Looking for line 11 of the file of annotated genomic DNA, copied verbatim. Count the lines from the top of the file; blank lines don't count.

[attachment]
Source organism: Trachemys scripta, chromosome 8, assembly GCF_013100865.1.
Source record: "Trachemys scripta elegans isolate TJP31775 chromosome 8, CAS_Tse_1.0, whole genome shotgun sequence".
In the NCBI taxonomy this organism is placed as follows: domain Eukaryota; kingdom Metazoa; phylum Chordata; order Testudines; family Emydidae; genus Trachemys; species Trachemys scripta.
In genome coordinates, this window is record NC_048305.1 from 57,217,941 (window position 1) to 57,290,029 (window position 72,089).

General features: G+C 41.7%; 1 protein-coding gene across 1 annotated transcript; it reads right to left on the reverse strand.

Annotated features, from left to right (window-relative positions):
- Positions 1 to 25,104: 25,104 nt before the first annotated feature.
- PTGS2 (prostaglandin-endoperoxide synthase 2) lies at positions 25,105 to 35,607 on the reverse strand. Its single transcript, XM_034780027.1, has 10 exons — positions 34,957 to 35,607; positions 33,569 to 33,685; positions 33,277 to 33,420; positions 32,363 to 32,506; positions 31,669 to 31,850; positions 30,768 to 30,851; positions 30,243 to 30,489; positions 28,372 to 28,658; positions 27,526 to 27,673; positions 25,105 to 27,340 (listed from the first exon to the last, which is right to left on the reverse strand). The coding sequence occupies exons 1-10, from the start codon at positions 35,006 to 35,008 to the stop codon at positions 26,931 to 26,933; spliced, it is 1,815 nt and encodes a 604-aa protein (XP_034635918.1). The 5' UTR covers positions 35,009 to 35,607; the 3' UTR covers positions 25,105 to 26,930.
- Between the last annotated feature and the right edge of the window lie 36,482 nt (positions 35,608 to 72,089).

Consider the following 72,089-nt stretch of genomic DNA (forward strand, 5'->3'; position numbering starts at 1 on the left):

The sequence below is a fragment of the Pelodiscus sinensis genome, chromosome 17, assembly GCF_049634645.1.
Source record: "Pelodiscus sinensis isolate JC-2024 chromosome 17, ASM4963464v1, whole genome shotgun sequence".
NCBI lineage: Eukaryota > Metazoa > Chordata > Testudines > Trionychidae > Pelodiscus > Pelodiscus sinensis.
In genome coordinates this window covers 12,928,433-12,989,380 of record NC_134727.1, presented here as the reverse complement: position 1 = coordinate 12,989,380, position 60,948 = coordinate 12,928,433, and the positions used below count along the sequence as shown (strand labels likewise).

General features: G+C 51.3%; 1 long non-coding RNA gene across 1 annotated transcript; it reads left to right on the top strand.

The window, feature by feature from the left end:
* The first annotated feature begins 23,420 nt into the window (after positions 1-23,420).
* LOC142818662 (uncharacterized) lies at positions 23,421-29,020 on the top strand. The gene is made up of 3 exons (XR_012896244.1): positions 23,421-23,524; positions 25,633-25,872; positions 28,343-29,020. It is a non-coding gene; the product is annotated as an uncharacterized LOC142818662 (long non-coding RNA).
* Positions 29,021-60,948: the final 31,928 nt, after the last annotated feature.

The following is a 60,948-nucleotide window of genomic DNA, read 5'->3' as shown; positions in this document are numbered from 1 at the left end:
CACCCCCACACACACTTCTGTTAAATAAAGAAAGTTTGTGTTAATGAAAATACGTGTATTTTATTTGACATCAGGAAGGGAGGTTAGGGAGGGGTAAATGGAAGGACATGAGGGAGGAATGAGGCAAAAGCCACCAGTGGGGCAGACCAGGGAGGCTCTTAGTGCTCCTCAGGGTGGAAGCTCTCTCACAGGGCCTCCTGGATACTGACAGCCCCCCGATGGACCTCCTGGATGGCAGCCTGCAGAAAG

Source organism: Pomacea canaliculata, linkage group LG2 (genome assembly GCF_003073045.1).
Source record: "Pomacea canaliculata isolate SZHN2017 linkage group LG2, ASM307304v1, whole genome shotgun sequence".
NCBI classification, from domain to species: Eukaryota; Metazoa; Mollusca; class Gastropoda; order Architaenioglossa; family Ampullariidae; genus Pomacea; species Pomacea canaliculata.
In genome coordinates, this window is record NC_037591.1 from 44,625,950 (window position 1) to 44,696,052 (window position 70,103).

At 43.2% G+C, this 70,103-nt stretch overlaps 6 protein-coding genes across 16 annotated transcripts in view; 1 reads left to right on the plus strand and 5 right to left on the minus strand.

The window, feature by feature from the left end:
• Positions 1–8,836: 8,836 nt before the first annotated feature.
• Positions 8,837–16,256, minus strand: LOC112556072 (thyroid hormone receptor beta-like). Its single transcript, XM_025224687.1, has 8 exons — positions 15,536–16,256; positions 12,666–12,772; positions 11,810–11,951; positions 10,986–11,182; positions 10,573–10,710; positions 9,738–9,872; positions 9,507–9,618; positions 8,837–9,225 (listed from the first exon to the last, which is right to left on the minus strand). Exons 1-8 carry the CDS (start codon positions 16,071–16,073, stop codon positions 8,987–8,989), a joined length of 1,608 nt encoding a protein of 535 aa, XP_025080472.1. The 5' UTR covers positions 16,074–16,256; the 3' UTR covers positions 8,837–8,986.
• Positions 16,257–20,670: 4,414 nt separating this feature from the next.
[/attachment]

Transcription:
The sequence below is a fragment of the Pelodiscus sinensis genome, chromosome 17, assembly GCF_049634645.1.